Seven rated their skills as excellent: “daily use, familiar with a variety of programs, no anxiety associated with computer use.”
At the end of the Fall semester, we asked the GTAs if their self-assessment of their skills had changed after one semester of using the wireless laptop.
Six said “yes,” and four of those six had self-identified as “excellent,” so even a number of excellent users saw some improvements.
Four who said “no” added a comment that they were learning and becoming more comfortable with Blackboard and other applications, but they didn’t think they could be considered “excellent” computer users yet.
One said that his/her use was so heavy before getting the laptop that a change in skill level seemed unlikely. This person did say that the laptop made class prep much easier.
One said that he/she still viewed the computer as “the enemy,” but would continue to use one if required, but would rather not.
One made no comment.
We asked the GTAs if the basic training they received (orientation to the computer and laptop accessibility) the training for teaching (one day workshop in August, ongoing training for first-year GTAs through Classroom strategies for TAs and Graduate Scholarship), and the training for their own studies (through Graduate Scholarship for first-year GTAs) was succient:
12 Yes, 1 Not applicable because he/she was already familiar with the equipment.
8 Yes, 5 No. The “no” answers suggested additional programs they would have liked training on (PowerPoint mentioned twice), or were likely 2nd or 3rd year TAs who did not attend the Fall workshop. That said, we can clearly do more in this area through more robust fall training, more ongoing training, and more online training.
Training for student uses:
12 Yes, 1 Not applicable. Four specifically acknowledged the training they got in their course work (TA Strategies and Grad Scholarship), one mentioned the value of the community of learners, one simply said “I learned how to make a website,” one acknowledge the value of ITS in answering question, and the other six said they had good skills coming into graduate school.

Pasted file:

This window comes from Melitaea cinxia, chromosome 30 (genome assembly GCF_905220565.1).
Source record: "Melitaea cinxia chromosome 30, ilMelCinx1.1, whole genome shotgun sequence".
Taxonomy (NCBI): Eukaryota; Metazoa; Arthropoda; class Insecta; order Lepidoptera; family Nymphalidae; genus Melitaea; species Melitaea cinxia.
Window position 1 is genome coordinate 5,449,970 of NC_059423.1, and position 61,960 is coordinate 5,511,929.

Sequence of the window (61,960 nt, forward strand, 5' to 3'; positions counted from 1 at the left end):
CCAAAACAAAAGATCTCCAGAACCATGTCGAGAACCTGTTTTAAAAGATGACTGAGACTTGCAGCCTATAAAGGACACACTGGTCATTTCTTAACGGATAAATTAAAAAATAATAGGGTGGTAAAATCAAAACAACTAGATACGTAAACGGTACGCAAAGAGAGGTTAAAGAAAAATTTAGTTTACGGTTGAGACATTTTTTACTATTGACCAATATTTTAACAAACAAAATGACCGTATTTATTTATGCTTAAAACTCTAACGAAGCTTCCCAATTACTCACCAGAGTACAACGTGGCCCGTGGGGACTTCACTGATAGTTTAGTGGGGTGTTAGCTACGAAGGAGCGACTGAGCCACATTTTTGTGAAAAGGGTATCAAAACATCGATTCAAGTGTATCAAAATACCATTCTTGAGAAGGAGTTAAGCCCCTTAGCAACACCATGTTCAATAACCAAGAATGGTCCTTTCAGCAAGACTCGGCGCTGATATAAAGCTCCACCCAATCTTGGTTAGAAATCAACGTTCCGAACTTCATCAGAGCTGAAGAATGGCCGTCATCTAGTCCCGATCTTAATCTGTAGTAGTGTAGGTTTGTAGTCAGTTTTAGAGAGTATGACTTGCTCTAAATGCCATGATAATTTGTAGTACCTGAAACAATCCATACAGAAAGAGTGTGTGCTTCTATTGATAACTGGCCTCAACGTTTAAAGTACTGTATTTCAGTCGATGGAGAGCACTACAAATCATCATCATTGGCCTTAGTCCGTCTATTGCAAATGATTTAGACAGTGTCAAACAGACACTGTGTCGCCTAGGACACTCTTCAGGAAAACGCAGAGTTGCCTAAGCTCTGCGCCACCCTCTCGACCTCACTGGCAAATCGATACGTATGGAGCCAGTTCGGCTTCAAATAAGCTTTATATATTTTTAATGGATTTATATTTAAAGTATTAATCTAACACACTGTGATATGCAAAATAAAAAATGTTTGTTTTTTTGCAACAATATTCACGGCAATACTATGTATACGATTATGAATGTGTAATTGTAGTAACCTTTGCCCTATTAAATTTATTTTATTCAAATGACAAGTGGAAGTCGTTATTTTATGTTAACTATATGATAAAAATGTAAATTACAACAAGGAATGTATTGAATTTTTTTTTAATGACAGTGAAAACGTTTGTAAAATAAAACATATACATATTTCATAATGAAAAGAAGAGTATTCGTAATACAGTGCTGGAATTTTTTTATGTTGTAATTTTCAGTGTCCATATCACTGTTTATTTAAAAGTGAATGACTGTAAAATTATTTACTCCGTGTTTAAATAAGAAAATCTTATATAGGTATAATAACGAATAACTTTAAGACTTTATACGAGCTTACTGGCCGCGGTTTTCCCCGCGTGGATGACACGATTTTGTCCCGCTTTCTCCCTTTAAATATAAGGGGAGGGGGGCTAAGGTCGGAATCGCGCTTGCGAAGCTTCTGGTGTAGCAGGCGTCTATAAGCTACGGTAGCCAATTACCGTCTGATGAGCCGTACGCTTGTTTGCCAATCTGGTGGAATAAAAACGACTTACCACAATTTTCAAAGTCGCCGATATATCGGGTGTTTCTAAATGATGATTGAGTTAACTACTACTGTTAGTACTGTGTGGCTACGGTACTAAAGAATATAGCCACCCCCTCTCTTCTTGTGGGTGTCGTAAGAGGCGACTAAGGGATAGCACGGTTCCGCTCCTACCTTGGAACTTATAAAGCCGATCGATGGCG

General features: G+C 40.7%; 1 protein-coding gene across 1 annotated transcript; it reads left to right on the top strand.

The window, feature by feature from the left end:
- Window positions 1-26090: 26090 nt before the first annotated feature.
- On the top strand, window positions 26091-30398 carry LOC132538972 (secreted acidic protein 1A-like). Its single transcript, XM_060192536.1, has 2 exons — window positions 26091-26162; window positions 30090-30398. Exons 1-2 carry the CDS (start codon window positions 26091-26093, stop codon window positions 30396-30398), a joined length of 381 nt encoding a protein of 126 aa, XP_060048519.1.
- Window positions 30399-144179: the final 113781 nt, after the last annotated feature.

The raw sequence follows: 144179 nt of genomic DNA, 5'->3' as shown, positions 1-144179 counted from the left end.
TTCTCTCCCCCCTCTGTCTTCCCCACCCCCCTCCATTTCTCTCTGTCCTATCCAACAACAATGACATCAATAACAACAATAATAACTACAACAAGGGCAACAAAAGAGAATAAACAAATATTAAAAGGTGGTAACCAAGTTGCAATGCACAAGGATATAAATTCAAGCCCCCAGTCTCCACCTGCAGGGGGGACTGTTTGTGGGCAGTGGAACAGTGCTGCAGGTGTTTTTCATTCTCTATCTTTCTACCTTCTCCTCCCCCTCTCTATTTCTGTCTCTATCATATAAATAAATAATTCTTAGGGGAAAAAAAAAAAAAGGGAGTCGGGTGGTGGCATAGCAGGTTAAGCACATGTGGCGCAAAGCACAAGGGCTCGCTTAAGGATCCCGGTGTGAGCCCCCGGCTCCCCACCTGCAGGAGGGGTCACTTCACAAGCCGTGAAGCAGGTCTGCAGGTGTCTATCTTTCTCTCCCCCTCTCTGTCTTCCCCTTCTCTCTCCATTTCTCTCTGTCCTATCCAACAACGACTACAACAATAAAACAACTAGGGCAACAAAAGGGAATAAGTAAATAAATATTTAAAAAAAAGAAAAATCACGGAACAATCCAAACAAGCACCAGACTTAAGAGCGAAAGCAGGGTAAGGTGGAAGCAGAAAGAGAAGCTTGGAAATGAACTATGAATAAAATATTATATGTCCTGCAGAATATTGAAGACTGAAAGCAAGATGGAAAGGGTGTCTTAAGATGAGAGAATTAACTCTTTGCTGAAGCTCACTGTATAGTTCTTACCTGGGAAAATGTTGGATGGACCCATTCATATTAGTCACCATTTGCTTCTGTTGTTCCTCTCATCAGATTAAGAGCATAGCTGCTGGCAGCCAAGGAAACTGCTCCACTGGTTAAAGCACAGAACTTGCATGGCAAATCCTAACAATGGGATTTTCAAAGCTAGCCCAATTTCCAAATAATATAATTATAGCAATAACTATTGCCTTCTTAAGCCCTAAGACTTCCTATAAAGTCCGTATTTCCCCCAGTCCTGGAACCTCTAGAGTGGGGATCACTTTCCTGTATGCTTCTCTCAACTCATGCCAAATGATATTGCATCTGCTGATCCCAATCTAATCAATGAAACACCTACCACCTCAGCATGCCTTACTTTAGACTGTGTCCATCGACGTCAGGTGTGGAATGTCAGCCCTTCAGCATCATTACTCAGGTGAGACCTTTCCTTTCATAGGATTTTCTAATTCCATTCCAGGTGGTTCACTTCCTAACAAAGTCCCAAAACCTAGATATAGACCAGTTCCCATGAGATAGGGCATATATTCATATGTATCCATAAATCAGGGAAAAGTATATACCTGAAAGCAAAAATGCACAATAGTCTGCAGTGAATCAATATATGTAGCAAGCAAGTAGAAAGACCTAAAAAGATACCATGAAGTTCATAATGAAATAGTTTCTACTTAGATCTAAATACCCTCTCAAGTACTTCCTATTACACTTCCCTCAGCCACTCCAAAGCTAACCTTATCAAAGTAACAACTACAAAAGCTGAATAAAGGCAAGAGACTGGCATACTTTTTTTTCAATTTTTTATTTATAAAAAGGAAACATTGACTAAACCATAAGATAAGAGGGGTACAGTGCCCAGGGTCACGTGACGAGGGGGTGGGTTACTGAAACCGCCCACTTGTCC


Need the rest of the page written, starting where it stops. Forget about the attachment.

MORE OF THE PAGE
We didn’t expect the GTAs to use their laptops in class extensively because projecting information would be easier with a MultiMedia Cart and because very few rooms on campus have wireless access, but we felt it was worthwhile to see what uses, if any, they had discovered. When asked on a five point scale how often GTAs took their laptops to class, they reported as follows:
Always = 0
Frequently = 3
Sometimes = 5
Rarely = 2
Never = 3
Their uses included:
- Show students how to access or use Blackboard (7)
- Show students online materials (6)
- Let students use their computer when in a cluster that did not have enough working stations (6)
- Collect work electronically (3)
- Do their own work (3)
- Play Cds (2)
- Show students grades (1)
- Conduct a chat session (1)
We did expect GTAs to use their laptops during 1:1 conferences with students, and the GTAs did make more use of the laptops for this teaching activity.
Always = 1
Frequently = 6
Sometimes = 2
Rarely = 1
Never = 3
Their uses included:
- Look at online material (8), the most frequent use for 6 of 8 GTAs.
- Show students how to format documents (8)
- Show students grades (6)
- Show students Blackboard (1). Some of the 8 who identified showing students online materials might have included BB—one respondent treated BB as “other use.” We will clarify the question next survey.
- Work while waiting (1).
We have learned from these surveys that for the most part, GTAs are satisfied with the kind of support and training they are getting, but we can also see that we have room to offer more detailed and extensive training and support.